So if you think that you’re being unkind to somebody by analyzing their body like that, you’ve got to question your equation of lust with affection. Realize that what you’re taking apart, what you’re doing violence to, is your own set of lustful intentions. So there’s nothing unkind about this meditation, nothing that does violence to anybody. In fact, when you overcome your lust like this, you’re much less likely to do violence to others. They say that most murders happen between people who’ve had sex. Or think of the actress, I think it was Marlene Dietrich, who said, “Nothing spoils a good friendship like sex.”

So that question of how we can possibly have compassion for others and do body contemplation at the same time is totally deluded. It comes from delusion of some of the worst sort, thinking that somehow your lust can be justified by affection. That’s where the violence is: It’s in the delusion around the lust.

So learn how to take apart the fantasies you have in your mind. Try to figure out: Where is the lust located? Where is the craving located? Is it in a particular perception of the other person? Is it in a perception about yourself, the fact that you’re attractive, and that you can seduce others? Try to be frank with yourself. Be honest with yourself—because in this particular issue, there’s so little honesty. Even between people who love each other, a lot of this aspect of the desire has a lot of dishonesty. So look into it.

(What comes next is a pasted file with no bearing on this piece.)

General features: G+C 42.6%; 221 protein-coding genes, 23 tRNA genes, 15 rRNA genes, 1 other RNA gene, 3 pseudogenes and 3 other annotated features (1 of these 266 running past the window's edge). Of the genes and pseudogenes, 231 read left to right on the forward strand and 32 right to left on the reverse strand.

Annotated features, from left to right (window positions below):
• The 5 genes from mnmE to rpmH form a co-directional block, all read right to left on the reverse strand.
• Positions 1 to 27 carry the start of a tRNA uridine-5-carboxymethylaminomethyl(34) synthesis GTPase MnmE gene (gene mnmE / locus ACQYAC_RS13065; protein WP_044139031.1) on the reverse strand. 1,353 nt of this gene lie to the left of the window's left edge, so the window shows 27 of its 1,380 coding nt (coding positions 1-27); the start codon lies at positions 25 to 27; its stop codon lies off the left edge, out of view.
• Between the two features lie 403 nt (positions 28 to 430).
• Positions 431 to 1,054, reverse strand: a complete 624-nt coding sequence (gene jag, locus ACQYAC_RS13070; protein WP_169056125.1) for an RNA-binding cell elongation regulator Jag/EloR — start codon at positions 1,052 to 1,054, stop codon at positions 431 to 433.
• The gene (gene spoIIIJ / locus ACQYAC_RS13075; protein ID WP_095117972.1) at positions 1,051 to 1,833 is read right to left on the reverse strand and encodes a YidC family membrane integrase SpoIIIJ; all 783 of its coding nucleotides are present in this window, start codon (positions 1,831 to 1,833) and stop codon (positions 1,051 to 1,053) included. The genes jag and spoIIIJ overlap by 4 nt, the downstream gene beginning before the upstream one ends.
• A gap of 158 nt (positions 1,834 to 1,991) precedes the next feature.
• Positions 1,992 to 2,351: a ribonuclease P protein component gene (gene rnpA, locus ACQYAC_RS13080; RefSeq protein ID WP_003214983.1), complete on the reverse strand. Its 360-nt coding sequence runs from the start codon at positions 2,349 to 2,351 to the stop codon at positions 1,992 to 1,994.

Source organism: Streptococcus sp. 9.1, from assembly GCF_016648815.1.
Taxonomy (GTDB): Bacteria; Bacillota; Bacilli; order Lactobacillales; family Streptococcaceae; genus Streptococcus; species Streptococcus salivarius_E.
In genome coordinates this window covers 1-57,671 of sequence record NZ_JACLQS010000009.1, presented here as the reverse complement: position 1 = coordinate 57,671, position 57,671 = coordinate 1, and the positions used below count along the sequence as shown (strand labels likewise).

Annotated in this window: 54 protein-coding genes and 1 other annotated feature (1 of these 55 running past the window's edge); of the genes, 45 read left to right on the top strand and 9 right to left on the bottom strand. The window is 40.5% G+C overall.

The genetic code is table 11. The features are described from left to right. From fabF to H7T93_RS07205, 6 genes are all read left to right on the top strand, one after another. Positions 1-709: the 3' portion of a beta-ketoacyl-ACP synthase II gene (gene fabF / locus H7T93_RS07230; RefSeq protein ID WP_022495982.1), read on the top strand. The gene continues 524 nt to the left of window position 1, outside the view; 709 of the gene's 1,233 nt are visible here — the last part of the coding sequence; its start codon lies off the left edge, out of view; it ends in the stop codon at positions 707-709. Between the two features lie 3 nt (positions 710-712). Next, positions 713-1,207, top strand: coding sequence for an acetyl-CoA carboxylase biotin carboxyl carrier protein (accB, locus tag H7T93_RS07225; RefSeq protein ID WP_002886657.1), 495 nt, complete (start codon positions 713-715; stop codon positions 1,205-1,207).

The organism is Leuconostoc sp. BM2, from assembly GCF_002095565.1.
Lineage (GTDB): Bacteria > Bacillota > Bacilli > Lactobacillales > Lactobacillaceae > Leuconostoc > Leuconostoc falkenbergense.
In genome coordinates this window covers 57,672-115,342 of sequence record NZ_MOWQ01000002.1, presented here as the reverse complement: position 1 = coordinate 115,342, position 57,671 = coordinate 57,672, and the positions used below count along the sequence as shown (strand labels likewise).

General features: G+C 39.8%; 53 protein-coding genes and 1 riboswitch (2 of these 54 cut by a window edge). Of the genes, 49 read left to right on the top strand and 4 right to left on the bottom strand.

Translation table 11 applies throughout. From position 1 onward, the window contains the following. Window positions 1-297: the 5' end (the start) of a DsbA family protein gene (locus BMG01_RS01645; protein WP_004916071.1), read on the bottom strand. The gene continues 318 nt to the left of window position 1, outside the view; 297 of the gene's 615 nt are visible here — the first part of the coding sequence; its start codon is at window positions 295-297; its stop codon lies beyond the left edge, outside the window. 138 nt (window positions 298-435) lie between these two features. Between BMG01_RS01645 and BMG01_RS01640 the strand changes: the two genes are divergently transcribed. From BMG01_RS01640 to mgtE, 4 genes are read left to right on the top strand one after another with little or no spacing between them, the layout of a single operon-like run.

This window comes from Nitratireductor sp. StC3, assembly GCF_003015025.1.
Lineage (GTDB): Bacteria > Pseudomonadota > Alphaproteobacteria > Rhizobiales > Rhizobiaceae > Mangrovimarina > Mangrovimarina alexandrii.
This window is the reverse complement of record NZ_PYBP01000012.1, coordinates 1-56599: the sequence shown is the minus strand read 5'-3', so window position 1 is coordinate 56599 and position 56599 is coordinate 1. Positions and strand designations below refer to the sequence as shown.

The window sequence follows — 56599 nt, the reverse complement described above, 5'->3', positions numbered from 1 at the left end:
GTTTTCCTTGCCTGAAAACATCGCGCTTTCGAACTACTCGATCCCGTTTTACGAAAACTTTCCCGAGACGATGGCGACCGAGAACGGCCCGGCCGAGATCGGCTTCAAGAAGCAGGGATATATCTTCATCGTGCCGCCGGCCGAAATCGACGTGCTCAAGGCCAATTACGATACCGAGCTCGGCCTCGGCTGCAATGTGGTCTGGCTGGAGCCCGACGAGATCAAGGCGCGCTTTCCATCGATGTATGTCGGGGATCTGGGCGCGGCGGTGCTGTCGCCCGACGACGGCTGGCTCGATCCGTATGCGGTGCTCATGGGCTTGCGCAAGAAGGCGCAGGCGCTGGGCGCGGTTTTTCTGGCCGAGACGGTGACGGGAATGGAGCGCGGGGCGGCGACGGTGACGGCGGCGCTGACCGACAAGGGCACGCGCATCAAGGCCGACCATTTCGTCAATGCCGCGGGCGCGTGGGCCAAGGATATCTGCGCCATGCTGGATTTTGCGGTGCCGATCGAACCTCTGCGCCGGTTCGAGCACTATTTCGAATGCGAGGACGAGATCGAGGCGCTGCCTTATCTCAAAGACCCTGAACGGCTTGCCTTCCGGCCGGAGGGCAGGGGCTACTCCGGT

The really compassionate thing is learning how to overcome your greed, your aversion, your delusion, your lust—all the defilements. Realize that they’re the enemy. The people you tend to focus on as exciting your lust are just excuses. The origination of lust comes from within. And it’s combined with all kinds of other things. There’s pride sometimes. There’s resentment—not all lust is based on liking somebody. You have to figure out: What is this cluster of defilements that you’re labeling affection, love, whatever. Realize that it’s a pretty toxic combination. It’s because of these things that we keep coming back, coming back, coming back, causing repeated suffering to ourselves and one another.